Thursday 18th March 2021
I’ve spent a good part of my writing time today working on outlines. Bizarrely, I’ve found myself naturally switching between two. One is a fun, almost-YA fantasy, whilst the other is a more serious epic fantasy.
Perhaps because they are so vastly different in tone is how I’ve been able to work on the two.
What I’ve been trying to do is take the ideas I have and fit them into a 27 stage outline template I have. These 27 stages will form the basis of my chapters. However, chapters will merge and expand, so in the writing I expect it’ll end up around 30 chapters. It’s a guide rather than something rigid.
I originally did this outlining in Scrivener, giving a card on the corkboard to each stage. However, because of the amount of outlining I’m doing across a number of projects, I’ve created a Word document that I can access from anywhere. It saves me having to open different scrivener files all the time, so this step is more a practical step than anything creative.
Once the Word template is complete, I’ll transfer it to Scrivener.
What I like about the template is that it forces me to address the gaps between major scenes. When it comes to first outlining, I find I’m usually very strong on the opening chapters, I’ll often have an end and then maybe a few vague ideas inbetween.
After filling in my template with what I have I’ll approach it two ways: from the initial chapters forward, and from the end backwards. One is about saying “What is the result of this happening?” , the other is “What caused this to happen?”
I want any story to have multiple threads. Usually, this can be best summarised as ‘big main quest is solved by something that happens as part of a character’s side quest that’s been happening in the background’.
On my first pass, I’m very much focused on the world problem. How do we overcome the big bad?
But as I work backwards, I will inevitably start asking how a character got hold of the item or knowledge they need to overcome the big bad. I find I gravitate towards it being something the character gained in a side quest. This allows me to pull the various story strands together.
Of course, I have to hide this from the reader, and so I have to make this side quest as something that distracts from the main quest. It needs to throw up complications and obstacles. It has to be both something the character needs to deal with but also a real annoyance.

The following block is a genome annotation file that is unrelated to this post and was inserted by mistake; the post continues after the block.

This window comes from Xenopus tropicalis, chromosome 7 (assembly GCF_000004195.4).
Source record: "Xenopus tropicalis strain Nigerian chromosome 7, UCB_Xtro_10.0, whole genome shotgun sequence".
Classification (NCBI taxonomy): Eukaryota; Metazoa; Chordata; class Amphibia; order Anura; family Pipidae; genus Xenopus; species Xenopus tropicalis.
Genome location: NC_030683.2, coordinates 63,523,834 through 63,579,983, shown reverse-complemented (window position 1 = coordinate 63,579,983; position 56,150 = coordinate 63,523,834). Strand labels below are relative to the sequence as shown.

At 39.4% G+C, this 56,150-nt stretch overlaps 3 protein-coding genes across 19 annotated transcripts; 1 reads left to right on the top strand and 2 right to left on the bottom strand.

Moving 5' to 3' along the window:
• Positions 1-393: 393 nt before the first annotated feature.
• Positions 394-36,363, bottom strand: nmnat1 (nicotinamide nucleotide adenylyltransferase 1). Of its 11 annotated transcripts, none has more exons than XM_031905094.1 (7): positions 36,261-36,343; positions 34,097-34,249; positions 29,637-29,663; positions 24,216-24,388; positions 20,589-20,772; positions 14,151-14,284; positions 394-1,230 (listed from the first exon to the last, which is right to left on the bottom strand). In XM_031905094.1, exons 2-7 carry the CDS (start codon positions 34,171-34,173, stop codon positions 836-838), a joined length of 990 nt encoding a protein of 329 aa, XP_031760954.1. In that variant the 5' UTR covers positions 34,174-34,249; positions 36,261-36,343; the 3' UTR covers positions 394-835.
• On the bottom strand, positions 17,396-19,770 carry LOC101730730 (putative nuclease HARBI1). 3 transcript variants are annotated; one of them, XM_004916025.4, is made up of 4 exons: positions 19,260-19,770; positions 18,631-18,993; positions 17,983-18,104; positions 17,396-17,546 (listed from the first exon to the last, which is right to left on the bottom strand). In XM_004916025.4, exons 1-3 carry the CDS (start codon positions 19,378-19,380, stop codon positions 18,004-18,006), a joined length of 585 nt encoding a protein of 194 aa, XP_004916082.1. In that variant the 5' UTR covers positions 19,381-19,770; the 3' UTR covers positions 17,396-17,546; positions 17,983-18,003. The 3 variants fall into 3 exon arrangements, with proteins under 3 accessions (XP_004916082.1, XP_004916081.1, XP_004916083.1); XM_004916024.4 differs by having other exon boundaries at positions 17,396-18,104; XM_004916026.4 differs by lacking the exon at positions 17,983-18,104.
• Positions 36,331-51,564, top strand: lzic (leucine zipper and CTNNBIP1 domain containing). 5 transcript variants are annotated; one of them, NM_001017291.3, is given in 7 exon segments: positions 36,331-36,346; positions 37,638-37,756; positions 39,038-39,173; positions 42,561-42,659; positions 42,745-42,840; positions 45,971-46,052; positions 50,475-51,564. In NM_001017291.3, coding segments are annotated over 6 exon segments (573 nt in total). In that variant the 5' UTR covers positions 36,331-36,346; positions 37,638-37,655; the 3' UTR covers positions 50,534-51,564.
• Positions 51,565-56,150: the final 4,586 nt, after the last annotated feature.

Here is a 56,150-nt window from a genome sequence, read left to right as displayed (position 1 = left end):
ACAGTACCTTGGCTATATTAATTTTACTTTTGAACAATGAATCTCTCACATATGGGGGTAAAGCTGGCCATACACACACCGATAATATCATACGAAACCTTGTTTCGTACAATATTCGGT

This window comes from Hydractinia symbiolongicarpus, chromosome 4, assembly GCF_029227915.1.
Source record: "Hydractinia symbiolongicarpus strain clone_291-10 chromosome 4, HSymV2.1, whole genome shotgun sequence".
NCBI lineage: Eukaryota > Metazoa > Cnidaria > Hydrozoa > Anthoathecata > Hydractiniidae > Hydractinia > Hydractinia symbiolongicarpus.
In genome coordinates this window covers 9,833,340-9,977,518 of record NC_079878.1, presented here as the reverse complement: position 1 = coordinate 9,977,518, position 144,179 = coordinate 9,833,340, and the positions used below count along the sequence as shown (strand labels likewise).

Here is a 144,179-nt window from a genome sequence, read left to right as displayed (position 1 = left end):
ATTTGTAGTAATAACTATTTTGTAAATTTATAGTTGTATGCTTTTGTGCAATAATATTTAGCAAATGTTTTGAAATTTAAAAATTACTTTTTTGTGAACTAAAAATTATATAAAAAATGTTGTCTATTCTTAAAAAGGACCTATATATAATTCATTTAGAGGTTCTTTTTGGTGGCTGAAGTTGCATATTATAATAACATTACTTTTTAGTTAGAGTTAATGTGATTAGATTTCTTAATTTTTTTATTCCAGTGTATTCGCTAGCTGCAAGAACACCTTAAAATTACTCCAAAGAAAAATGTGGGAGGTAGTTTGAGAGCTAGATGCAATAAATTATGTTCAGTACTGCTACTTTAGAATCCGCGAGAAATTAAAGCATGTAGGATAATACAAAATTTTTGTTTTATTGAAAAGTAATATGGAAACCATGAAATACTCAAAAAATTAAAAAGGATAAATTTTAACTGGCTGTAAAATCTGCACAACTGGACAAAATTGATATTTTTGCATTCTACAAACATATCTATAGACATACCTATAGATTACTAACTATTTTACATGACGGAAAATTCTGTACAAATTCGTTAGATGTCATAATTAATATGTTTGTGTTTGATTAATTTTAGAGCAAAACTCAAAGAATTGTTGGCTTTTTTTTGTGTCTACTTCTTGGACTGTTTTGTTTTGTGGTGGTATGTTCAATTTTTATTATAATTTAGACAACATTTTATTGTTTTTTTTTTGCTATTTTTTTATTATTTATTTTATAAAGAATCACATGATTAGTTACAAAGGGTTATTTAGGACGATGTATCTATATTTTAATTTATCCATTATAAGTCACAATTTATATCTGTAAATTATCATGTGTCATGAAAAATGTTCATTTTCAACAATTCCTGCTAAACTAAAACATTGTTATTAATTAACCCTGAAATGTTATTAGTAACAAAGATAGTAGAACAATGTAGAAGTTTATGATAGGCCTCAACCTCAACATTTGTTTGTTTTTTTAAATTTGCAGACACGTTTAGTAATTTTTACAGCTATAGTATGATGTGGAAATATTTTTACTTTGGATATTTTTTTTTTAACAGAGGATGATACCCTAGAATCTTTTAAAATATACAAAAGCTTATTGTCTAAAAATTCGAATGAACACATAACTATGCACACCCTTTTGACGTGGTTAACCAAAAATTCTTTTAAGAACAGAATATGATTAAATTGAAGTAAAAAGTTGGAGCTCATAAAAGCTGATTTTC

As I work backwards, the trick is to try and make the side quest as removed from the main quest as possible.
But it also needs to make sense. That’s where the working forwards will ensure that that side quest doesn’t feel something bolted on, but something that is integral to the story and that’s pretty much there from the get go.
At the moment I’m building a lot of threads. I have characters that are essentially secondary antagonists. And I’m working out how facing those secondary antagonists can help my main character defeat the big bad.
I’ve yet to get to secondary protagonists yet. I have a few, but at the moment they are set dressing. I’ve yet to establish what they want and how that can help or hinder the main character.
Part of that arc will be to do with theme. Having a good idea of my main character’s arc now (even if there are gaps), I’m close to getting to the stage where I need to establish theme? I probably have a few options here, and the trick will be to see which could match with other characters in the book, and build their arc around it.
As you can see, there’s a ton of thinking needed here, and it’s not simple. I attack it in waves. I go in, work on one small element, and then need to take a break.
However, I’ve found having another project useful. When I feel I need to take a break from one project, I can work on another.
Maybe this will lead to identical themes and repeated ideas, but I think the projects are so different in tone that they’re allowing me to use one as a palette cleanser for the other, a bit like my Mobius strip of productivity.
I really want to get these outlines done. But I also know they take time. I have to push myself, but not too much. How much is too much? No idea, but I guess I’m going to find out.
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